This is true, it really isn't supposed to have anything to do with deployment. Although it is more than just the difference between compile time and runtime errors. Some bugs are simple coding typos, whereas others are flaws in the design itself. If a flaw in the design is not caught and makes it into the code that is produced from the design, then it will be harder to change because the entire code base is written around the design, which, as it turns out, is not completely correct. Fixing the bug may require changes in code in many places of the system, whereas it would have been much easier to fix the bug if it had been fixed in the design before it was coded. An even worse scenario arises if the requirements are wrong, and you have to go back and change a significant component of the system after it has been designed and coded. So, the argument is that a bug can originate from any phase of development, and the more phases it passes through un-detected, the more time it will take to change. Of course, you can never detect all bugs, and you have to decide how important it is to catch a bug in order to decide how much effort to put into it. Air traffic controller software require virtually no bugs, for instance, but most software can get by with many bugs as long as they don't destroy data and don't happen frequently.
 
 
NeverGone





PostPosted: Visual C# General, Why is fixing runtime bugs expensive? Top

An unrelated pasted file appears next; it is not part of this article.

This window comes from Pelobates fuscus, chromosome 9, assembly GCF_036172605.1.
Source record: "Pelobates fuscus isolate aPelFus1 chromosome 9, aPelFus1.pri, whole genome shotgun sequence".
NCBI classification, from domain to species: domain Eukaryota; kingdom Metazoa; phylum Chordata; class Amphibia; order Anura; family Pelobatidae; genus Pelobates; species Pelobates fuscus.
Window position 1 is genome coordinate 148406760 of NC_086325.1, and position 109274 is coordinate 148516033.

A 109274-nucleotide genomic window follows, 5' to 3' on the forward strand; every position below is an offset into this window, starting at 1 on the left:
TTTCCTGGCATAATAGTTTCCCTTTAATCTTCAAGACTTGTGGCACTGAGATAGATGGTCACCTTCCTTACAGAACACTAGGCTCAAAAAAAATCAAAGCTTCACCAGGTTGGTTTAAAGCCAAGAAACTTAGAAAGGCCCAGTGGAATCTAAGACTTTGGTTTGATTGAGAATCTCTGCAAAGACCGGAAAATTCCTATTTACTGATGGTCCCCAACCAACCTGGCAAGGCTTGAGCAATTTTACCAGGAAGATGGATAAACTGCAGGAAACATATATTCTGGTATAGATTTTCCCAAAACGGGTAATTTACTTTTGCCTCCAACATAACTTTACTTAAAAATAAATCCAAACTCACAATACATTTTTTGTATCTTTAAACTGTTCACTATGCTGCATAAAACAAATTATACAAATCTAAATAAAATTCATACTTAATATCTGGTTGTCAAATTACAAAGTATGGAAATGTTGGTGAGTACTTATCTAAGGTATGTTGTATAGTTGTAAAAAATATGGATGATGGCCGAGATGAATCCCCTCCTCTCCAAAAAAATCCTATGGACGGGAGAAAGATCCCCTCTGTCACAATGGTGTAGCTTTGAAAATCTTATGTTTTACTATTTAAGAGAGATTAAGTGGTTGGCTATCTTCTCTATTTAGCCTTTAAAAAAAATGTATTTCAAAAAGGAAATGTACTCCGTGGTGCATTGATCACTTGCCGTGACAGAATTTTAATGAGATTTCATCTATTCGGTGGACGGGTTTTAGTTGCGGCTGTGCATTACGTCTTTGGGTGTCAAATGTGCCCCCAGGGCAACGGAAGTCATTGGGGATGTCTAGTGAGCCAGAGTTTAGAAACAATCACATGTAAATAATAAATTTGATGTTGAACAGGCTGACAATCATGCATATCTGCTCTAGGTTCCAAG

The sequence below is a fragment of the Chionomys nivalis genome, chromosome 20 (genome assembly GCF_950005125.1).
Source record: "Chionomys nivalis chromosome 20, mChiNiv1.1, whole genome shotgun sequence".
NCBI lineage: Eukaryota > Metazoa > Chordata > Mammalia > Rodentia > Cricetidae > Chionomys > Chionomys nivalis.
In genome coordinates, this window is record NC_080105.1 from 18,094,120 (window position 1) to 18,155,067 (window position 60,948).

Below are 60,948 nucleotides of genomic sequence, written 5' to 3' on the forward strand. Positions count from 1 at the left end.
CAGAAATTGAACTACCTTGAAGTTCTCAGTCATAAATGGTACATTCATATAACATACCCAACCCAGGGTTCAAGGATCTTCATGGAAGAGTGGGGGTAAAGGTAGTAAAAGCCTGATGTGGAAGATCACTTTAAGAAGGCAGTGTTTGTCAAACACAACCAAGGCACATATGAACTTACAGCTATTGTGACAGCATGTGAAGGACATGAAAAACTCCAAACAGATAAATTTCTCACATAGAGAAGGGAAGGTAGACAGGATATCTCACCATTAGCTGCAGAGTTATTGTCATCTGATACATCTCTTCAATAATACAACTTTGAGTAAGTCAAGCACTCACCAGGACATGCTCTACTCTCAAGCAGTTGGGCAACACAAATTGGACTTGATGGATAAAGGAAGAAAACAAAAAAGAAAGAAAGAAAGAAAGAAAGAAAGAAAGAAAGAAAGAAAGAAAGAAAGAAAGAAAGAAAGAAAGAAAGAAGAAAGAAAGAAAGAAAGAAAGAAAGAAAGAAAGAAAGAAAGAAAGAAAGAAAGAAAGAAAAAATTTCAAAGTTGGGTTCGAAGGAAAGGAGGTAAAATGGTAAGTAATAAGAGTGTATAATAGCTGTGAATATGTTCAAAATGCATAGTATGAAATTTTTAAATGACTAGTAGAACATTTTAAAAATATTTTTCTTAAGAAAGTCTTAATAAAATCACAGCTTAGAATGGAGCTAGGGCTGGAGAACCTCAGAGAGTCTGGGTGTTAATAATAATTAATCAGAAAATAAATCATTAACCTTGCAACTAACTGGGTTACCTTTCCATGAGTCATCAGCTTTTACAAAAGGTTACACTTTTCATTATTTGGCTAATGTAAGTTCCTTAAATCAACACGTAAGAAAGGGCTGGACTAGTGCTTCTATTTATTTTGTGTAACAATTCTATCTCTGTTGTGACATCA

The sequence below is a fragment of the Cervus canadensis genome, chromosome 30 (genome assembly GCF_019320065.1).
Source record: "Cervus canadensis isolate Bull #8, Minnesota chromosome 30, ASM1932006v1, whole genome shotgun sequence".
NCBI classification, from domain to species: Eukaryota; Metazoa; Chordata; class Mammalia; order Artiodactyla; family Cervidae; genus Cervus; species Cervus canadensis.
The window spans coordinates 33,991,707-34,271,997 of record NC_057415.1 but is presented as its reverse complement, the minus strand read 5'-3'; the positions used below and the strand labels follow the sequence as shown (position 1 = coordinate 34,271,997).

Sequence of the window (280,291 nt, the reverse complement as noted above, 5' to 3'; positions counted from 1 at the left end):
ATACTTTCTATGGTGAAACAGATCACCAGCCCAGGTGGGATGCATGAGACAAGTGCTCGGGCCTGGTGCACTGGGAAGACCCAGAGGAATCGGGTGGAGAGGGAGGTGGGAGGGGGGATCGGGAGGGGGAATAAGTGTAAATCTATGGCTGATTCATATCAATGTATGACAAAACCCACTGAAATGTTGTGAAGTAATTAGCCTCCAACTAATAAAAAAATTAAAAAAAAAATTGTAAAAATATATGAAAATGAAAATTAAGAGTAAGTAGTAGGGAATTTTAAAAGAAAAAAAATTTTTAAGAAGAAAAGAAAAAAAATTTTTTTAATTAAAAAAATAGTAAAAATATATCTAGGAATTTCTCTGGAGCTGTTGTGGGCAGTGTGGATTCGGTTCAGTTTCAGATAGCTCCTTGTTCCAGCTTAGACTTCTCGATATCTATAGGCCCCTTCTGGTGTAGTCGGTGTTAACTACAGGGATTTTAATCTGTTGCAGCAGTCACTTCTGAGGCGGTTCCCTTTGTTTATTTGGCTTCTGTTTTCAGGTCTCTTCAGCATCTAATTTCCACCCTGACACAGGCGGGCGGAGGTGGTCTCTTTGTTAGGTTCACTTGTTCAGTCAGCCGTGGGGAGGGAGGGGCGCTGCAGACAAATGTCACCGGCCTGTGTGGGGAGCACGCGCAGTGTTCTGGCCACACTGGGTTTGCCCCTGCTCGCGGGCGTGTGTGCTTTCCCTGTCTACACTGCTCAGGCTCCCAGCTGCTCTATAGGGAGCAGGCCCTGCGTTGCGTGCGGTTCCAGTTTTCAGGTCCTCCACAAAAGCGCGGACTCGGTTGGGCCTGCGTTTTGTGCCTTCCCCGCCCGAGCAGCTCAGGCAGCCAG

Just Like Michael Howard Who is the author of book named Programming Secure Code saying :"You don not know things which you don not know",meaning in the cycle of software always exsits unknown include the bugs,but if you ignore it especially it is negligible ,you will spend more money on mending.

 
 
TAG





PostPosted: Visual C# General, Why is fixing runtime bugs expensive? Top

...developer could produce the same level quality software with much less time/money if...

This assumption is wrong. Same developer with same tool used at initial step of development process will create same result (same bugs).

The only difference can be if developer has several different tools and has freedom to allocate time in different ways for them.

Entire design first vs. code first discussion is about selecting how tools will be used.

If you will use UML design to create some pretty picture, word-processor to write specification, phone or video conference hardware to collaborate with customer, automated verification and review tool (like current managed code compiler instead of old assembler one or punch cards), snippet library or electronic documentation with fast search, automated testing suites etc...

Something that is common between all of those tools - they don't work well then you change your design or requirements. This lead to statement about bug fixing high costs.

Software industry is simply not able to give us correct tools or we are not ready yet to pay for them.



 
 
rauhanlinnake





PostPosted: Visual C# General, Why is fixing runtime bugs expensive? Top